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Sudan’s expanding crisis risks dragging half of Africa with it into perpetual chaos

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Natale Labia writes on the economy and finance. Partner and chief economist of a global investment firm, he writes in his personal capacity. MBA from Università Bocconi. Supports Juventus.

Even by the standards of a country familiar with episodes of brutal violence and near-constant political instability, the situation in Sudan has deteriorated precipitously. Since 15 April, at least 400 people have been killed in the fighting, including four UN aid workers, with more than 3,500 injured. Electricity and water supplies have been cut and food and medical supplies are running out.

US President Joe Biden said at the weekend that “this tragic violence has already cost the lives of hundreds of innocent civilians… it needs to stop”. Sadly, the situation in Sudan looks far from being resolved. 

It is impossible to know whether even the uneasy 72-hour humanitarian ceasefire, which began on the morning of 25 April, will last long enough to secure the evacuation of foreign nationals.

Read more in Daily Maverick: Sudan’s Generals baulk at talks as thousands flee violence

The two protagonists of this conflict are well known. On one side is General Abdel Fattah al-Burhan, president of Sudan’s military government and head of the army, who has the backing of Sisi’s Egypt and boasts powerful ground and air forces. Opposing him is another member of the ruling transitional military council — Lt-Gen Mohamed Hamdan Dagalo, better known as Hemeti, Sudan’s vice president. He oversees the paramilitary Rapid Support Forces, one of the region’s biggest militia groups, and has close ties to the UAE and Russia. 

What is perhaps less well known are the socio-economic shifts that have led to the emergence of these tyrants. 

As the International Crisis Group has revealed in a fascinating study, the political economy of Sudan — and indeed the broader Sahel region — is increasingly based on a burgeoning artisanal gold mining industry. As it has swept from east to west, the gold rush has been rearranging populations and upending economic, social, political and military relations across the Sahel.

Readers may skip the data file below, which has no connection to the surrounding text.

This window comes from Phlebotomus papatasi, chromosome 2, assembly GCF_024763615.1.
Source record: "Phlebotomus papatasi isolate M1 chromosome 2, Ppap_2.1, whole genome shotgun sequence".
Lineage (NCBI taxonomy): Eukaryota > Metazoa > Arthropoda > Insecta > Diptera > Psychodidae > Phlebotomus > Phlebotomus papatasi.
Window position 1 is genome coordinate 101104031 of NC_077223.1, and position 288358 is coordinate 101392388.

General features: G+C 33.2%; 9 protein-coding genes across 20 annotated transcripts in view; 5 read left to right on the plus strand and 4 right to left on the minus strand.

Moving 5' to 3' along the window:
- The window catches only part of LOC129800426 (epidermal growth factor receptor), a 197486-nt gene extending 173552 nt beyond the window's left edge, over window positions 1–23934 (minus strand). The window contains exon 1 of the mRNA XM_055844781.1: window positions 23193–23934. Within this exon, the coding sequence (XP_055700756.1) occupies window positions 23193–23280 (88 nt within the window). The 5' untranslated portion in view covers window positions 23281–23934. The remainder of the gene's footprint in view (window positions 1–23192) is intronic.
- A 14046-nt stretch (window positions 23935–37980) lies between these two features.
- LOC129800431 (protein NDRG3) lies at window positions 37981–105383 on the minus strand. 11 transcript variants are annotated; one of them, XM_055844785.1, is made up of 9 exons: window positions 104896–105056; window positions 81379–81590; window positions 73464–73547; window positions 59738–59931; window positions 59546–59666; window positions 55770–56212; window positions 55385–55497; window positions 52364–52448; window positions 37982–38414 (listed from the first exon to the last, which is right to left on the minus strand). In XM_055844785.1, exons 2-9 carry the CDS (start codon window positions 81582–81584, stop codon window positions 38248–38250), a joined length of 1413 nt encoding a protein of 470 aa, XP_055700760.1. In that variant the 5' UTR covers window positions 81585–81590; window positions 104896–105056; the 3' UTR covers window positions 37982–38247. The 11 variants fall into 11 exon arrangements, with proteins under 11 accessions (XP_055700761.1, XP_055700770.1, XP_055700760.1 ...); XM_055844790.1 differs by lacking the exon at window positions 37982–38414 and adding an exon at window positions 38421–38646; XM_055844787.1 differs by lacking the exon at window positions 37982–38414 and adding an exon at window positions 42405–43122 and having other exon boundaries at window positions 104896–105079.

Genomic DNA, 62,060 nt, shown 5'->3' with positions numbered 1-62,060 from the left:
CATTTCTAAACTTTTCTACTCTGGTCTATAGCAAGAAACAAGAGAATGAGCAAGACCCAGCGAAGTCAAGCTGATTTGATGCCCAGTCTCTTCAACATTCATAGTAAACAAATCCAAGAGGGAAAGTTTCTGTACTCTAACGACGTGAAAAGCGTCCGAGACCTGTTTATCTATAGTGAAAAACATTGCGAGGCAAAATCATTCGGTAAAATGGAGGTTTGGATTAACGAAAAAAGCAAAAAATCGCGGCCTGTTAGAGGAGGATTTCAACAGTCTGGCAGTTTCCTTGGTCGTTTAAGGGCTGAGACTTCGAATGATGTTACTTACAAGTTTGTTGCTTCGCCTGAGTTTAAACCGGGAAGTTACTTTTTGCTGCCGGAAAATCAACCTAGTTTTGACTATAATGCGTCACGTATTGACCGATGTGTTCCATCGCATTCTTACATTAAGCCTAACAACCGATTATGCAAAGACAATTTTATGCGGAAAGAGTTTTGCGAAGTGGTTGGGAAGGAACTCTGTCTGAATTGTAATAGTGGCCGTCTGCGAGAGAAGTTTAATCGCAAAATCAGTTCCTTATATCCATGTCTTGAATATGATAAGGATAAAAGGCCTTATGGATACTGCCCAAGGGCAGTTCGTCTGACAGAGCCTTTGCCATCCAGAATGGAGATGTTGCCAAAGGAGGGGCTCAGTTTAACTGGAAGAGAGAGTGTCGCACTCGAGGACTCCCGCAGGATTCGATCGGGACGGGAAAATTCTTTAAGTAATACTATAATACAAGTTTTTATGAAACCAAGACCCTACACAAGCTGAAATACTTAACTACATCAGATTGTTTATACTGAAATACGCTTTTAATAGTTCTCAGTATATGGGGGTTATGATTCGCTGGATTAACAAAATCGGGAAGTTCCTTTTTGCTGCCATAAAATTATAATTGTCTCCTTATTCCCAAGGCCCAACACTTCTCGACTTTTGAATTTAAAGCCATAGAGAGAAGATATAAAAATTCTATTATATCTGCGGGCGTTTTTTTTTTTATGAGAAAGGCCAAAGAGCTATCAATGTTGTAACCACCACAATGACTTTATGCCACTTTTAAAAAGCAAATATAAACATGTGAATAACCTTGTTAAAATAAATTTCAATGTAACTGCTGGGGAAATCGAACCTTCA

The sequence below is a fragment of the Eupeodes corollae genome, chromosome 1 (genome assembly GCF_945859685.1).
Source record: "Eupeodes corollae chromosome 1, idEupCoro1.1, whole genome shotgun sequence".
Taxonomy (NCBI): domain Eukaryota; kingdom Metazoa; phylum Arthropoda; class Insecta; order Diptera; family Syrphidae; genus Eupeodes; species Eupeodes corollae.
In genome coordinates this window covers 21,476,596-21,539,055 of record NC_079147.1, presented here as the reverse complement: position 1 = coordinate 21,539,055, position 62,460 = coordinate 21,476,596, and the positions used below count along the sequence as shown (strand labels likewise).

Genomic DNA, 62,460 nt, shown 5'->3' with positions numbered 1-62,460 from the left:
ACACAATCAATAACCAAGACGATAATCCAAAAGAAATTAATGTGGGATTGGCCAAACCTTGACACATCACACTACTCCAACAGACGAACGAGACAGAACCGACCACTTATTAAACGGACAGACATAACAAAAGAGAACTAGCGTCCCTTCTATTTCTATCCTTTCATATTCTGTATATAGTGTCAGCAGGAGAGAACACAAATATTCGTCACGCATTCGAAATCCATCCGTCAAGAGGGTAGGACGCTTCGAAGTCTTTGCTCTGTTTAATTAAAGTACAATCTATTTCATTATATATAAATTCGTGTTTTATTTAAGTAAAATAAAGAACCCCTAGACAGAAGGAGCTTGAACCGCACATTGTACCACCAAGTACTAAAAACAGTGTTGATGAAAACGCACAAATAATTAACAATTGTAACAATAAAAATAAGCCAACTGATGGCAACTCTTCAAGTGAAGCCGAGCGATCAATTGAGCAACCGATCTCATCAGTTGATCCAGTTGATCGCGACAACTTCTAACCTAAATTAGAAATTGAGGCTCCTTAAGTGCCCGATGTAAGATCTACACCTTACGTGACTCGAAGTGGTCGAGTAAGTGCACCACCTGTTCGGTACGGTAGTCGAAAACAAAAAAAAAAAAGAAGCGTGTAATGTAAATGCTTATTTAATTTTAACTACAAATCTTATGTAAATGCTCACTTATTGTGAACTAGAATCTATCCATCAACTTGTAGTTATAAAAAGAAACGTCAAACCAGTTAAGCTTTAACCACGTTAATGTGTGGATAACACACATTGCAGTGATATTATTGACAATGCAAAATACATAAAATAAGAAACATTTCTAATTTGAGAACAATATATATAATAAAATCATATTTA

Control of gold has been key for the juntas who have seized power in Guinea, Burkina Faso and Mali. It has also attracted the Russian paramilitary mercenary racket known as the Wagner Group to the region, notably in the Central African Republic. 

Read more in Daily Maverick: West raising red flags over Wagner’s expanding mercenary reach in CAR and other African nations

Economic historian Adam Tooze argues in a recent note that this dynamic now seems to be playing out in the larger and more strategic Sudan. 

While gold has been mined in Sudan since ancient times, the Islamist regime that ruled the country from 1989 based itself from the late 1990s onwards not on gold, but oil. According to Human Rights Watch, it was squabbles over oil revenue that led to the Darfur genocide and the brutal civil war of the 2000s. 

Since the independence of South Sudan in 2011, oil revenue in the north collapsed, making gold the new focal point for aspirant warlords. According to the International Crisis Group, Sudan is now the third-largest gold producer in Africa, after only South Africa and Ghana. CNN estimates that in 2022, over $13.4-billion worth of gold was smuggled out of the country, largely to Dubai for processing.

Both al-Berhan and Hemeti are miscreants and thugs; al-Berhan perhaps a slightly more eloquent one. If they have decided that this is a zero-sum fight to the death for full control over gold revenues, the outlook for Sudan and its 45 million inhabitants is bleak. The Sudanese armed forces, commanded by al-Berhan, are believed to number around 200,000. The RSF is around 70,000; however, they are better equipped, more experienced and in all likelihood more motivated.

It is also clear that the RSF counts among its allies the Wagner Group. It is alleged that Wagner is helping the RSF smuggle gold to Dubai, the proceeds of which are being used not just to fund Hemeti’s forces in Sudan, but also Wagner’s own operations in Ukraine. Hemeti visited Moscow last February, just as the invasion began. 

This is merely the latest in a spate of coups and conflicts across the Sahel and Horn of Africa, in which Sudan plays a critically strategic role. Of Sudan’s seven neighbours, five are beset with armed conflict of some kind. 

The geopolitical complexities which have emerged in the Sahel in the last two to three years cannot be overstated. A conflagration in Sudan risks spilling over and creating a broader regional conflict, in a similar way to the Great African War which engulfed the entire Great Lakes region between 1998 and 2003, leaving an estimated 5.4 million people dead. 

The humanitarian consequences of the Sahel experiencing a similar descent into anarchy would be catastrophic. The resulting migration crisis that would besiege Europe and indeed South Africa, and would make current flows look inconsequential.

Such is the complex confluence of external factors exacerbating the situation that any solution would have to be brokered by foreign (borderline rogue) actors such as Saudi Arabia, Egypt, Russia and the UAE. Given the current breakdown of global order, that currently seems extremely unlikely. 

While one can only hope some resolution is found, it seems more likely to get worse before it gets better. BM/DM

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  • Rod H MacLeod says:

    If this happens, does that mean that, combined with the half already in perpetual crisis, the whole of Africa will be in perpetual crisis?

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